Italy is one of the primary aquaculture producers of the continent and is actively working on both public and company-funded research to increase product quantity and quality while reducing environmental impacts of aquaculture. Further, Italian companies and trade associations are actively partnering with emerging European and Mediterranean countries’ farmers and industries.
Aquafarm the 2018 edition of conference and trade show, organized by Pordenone Fiere, is scheduled for 15-16 February 2018. The first edition, last January, exceeded expectations with more than one thousand professional operator attending from 25 countries, 82 brands exhibiting, 4 active partnerships with trade associations, both national and international, 15 international conferences with 113 speakers, 12 media partners. More than 80% of the first edition exhibitors had already rebooked on site or within three months after the event.
With these numbers, and the goal of improving on them, AquaFarm is rapidly fulfilling its aim to become a meeting point for researchers, industry leaders, public institutions, policy makers and investors, operating in sustainable aquaculture and related fields of algaculture, aquaponics, hydroponics and aeroponics.
Aquafarm primary sponsors and supporters are industry associations, large and medium fish farmers companies with innovative and sustainable products and processes, and suppliers of fish feed, equipments, drugs and vaccines. The conference agenda will be structured on eighteen thematic sessions, covering all aspects of aquaculture and related fields. Examples include low-and-no-oceanic resources use feeds using new protein and oil sources (this year insects and genetically enhanced Camelina are all the rage); genetics and genomics techniques, including CRISPR; integrated fish culture and vegetables in close-loop controlled environments (aquaponics); the oft overlooked but all-important processing and distribution stages of aquaculture products and many others.
CONFERENCES & NETWORKING: Conference sessions will include the usual balance of speeches and presentations by researchers, fish farmers, suppliers and user communities, such as food industry, packagers, logistics operators, retailers and consumers. The 2018 edition will include a new stream of sessions built in quasi-realtime from the explicit information requests by the attending operators. A supervising scientific committee, including both researchers and farming industry participants will assure the quality of content of the individual speeches as last year. The poster area dedicated to junior researchers and very early stage projects will be enlarged.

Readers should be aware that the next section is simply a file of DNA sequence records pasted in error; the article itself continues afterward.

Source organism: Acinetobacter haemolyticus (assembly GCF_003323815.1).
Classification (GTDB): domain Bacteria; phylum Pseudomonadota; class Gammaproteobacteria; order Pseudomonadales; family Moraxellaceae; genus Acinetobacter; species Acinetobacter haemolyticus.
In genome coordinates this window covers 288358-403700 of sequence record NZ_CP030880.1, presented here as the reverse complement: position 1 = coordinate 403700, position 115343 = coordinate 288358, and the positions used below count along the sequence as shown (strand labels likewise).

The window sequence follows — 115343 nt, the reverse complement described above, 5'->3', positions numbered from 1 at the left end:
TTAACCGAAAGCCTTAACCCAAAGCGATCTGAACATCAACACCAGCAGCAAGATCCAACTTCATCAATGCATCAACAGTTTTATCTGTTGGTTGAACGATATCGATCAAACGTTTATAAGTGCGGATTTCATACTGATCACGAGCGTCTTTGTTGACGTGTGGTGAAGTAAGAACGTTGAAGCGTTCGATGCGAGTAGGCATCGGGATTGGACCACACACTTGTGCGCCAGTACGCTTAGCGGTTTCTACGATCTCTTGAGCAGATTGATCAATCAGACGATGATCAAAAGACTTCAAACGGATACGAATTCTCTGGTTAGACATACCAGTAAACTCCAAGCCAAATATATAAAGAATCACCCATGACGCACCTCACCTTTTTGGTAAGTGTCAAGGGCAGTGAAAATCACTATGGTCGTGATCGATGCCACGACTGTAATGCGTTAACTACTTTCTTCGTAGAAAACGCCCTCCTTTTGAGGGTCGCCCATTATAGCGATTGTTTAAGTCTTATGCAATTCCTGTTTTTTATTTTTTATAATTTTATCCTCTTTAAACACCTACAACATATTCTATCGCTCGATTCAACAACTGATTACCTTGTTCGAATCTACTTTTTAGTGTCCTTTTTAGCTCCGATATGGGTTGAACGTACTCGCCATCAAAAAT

ENGAGING WITH THE INDUSTRY: Aquafarm 2018 will feature an international trade exhibition, where Italian and international companies will show case their rates products, services and technologies related to the sectors: fish farmers, suppliers, associations, public institutions, universities and investors. A number of sponsorship and exhibition packages are available tailored to the needs of every kind of participants, from fully-fledged corporate booths to contact desks and poster-like presence. Collective booths for country delegations are also available at special conditions.
Aquafarm 2018 will host international speakers and case histories from Europe and Mediterranean regions in different vertical sessions.
The 2017 December issue celebrates 20 years of the Eurofish Magazine. This issue looks at fisheries and aquaculture headlines over the last two decades and shows some of the people working behind the scenes.
The issue also features Romania, as the main country profile and contains pieces on Latvia and Russia.
The species section focuses on Europe’s carp farming and its needs for new marketing ideas. Under the Trade and Markets section we look at the implementation of the new EU-Canada trade agreement and how the deal will effect consumer prices and boost trade.